We noticed this week that the National Weather service that is part of NOAA which is part of the Department of Commerce, which is part of the Trump Administration, did something which he, the President, NEVER does apparently as a matter of principle.

The weather service apologized—I think unnecessarily—for being partially wrong about how bad the recent snow storm would be. Perhaps the Secretary of Commerce, who presumably knows Trump well enough to offer a word of advice, might suggest that Trump might want to emulate the practices of the weather service.

Trump’s wiretapping allegations were ludicrous at the outset because Presidents alone cannot order a wiretap, and as has been demonstrated by his inability to provide any evidence and his fellow Republicans’ refusal to back him up at all.

Trump, the chief executive of the United States, baselessly accused his predecessor of the worst presidential crime since Watergate. Trump slandered Barack Obama, and though Trump seems clearly incapable of apologizing or admitting a mistake, his refusal to do so continues to erode the trust that many Americans want to have in our government and deepen the divide between our communities and allies.

Whether or not Trump will follow the lead of his Weather Service remains to be seen.

That he should apologize to the former President seems already beyond clear.

Three No Trump

While I am no real expert at the game of Bridge, I have learned that the best/cheapest bid to win a hand is ‘three no-trump’, but despite the advantage given in the rules to cheap no-trump bids, three no-trump is one of the most difficult bids to make with any regularity.

What does any of this have to do with anything else?

Since last fall, I have tried to swear off too many Trump-related blogs, but I still find myself drifting back to the Trump stump. I have wondered if I am off-base or if the Trump subject has genuinely become so pervasively dangerous that there really is no other public issue of comparable significance at the moment.

Allowing for a wide variety of opinion and views about Trump and his plans, it is still my view that we are all experiencing something that is not only unprecedented but that is putting the country at risk economically, socially and physically. That is the 3 TRUMP BID: Economic, Social, and Physical danger.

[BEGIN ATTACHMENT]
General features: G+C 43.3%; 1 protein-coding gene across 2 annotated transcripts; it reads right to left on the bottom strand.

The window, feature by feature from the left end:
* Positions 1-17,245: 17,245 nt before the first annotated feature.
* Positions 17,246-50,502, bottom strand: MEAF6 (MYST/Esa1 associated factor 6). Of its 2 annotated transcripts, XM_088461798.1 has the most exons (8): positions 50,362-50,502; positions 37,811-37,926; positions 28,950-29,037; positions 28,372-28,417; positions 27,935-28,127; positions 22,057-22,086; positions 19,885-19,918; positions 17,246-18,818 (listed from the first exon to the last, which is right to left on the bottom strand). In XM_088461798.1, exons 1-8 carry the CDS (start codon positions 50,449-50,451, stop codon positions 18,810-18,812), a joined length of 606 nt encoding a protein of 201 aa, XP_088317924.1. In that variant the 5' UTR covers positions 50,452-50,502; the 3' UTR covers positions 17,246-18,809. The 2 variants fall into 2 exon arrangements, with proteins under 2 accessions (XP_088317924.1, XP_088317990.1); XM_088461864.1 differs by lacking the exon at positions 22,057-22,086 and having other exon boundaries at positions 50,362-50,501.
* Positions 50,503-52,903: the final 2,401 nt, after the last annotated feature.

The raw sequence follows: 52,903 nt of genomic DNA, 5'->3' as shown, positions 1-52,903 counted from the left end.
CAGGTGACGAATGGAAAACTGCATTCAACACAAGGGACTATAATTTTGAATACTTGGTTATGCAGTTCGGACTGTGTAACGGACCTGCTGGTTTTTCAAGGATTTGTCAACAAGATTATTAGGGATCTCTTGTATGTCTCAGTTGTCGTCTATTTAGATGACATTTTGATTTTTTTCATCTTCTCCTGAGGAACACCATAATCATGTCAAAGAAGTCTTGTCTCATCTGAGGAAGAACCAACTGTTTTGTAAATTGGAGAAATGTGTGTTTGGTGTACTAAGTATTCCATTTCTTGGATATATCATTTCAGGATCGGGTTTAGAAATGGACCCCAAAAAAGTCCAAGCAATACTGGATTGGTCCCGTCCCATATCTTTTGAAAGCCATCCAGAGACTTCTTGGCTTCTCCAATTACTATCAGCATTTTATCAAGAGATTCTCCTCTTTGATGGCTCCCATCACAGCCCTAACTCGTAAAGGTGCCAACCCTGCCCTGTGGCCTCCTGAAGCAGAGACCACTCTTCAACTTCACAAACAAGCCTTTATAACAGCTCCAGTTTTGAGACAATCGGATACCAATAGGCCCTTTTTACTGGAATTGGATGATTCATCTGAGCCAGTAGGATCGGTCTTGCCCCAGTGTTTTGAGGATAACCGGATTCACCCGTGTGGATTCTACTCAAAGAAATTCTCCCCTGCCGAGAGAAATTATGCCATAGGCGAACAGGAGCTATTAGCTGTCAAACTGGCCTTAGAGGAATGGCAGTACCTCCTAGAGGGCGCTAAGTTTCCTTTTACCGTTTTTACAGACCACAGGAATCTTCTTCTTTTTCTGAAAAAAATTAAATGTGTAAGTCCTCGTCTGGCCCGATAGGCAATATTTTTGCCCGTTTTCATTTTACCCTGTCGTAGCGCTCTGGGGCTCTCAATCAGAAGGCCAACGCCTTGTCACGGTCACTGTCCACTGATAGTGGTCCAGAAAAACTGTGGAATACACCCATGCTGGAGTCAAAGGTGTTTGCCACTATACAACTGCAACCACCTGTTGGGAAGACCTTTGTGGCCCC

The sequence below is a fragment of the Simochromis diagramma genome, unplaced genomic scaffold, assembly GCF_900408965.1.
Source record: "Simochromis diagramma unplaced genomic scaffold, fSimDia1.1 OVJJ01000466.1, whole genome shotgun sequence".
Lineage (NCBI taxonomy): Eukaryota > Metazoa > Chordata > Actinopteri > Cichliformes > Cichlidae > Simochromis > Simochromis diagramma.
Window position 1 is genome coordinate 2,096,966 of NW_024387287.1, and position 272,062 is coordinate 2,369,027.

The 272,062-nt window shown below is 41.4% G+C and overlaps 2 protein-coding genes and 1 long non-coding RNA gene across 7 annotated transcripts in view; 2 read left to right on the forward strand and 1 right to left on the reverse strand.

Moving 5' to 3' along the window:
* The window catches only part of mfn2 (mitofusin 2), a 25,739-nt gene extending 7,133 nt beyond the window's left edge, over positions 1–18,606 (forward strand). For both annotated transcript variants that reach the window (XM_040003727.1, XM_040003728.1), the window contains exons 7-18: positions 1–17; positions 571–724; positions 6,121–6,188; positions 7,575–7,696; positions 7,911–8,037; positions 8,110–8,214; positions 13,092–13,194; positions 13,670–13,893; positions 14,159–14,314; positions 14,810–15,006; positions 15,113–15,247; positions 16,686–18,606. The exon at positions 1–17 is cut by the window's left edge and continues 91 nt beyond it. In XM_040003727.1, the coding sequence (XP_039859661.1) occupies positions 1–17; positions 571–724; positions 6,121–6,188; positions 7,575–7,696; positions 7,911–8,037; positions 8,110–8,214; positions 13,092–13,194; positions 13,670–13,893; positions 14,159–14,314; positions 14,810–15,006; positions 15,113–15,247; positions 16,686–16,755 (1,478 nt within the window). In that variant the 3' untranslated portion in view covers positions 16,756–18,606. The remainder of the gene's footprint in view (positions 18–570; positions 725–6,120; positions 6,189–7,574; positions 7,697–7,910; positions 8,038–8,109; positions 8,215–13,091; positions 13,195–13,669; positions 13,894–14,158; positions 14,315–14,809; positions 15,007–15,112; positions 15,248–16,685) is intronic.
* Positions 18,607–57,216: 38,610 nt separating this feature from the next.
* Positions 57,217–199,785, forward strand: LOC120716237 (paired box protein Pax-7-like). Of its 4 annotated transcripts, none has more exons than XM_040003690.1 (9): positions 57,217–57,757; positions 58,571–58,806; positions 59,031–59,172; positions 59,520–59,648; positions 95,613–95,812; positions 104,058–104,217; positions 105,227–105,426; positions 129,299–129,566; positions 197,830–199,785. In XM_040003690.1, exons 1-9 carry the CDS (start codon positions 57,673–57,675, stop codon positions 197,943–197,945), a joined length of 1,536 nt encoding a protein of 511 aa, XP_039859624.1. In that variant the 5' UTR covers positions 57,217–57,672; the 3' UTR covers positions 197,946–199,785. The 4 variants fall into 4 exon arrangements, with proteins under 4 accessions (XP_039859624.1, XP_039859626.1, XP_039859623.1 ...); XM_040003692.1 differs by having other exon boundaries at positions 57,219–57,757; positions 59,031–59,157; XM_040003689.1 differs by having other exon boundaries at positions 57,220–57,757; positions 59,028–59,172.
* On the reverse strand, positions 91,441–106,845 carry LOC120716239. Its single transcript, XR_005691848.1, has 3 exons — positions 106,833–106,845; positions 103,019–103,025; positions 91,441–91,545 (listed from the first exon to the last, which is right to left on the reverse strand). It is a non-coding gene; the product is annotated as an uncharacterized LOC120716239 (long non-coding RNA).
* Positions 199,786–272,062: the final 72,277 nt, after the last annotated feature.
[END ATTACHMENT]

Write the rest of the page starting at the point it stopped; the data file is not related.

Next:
Economic: at the moment, Trump’s push on taxes, regulation, and spending is putting inflationary pressure on the economy when we are already near full employment. That puts the Fed in a position to raise interest rates to counter that upward pressure. And in the meanwhile a lot of Trump’s most ardent supporters are among those who will be injured the most and become ever more upset with their own lives and world.

Social: The second crack at immigration curtailment already appears to still be running afoul of our legal system as well as creating widespread uncertainty and difficulty among many minority peoples. The empowering of so many billionaires—who are personally unfamiliar with the real world– to steer the rules about the population in many aspects of their lives—in education, health and general social activity is sharpening  social divisions across the whole country creating much more divisive feelings and thoughts.

Physical Danger: With Russia in a peculiar position vis-à-vis  Trump and North Korea getting increasingly aggressive, our military is now destined to get much more money, which in turn increases the risk that a showdown somewhere will become unavoidable, despite the fact that such a showdown would endanger American lives.

Comparing the Trump era in the US in the world to the game of bridge may seem silly or even trivial.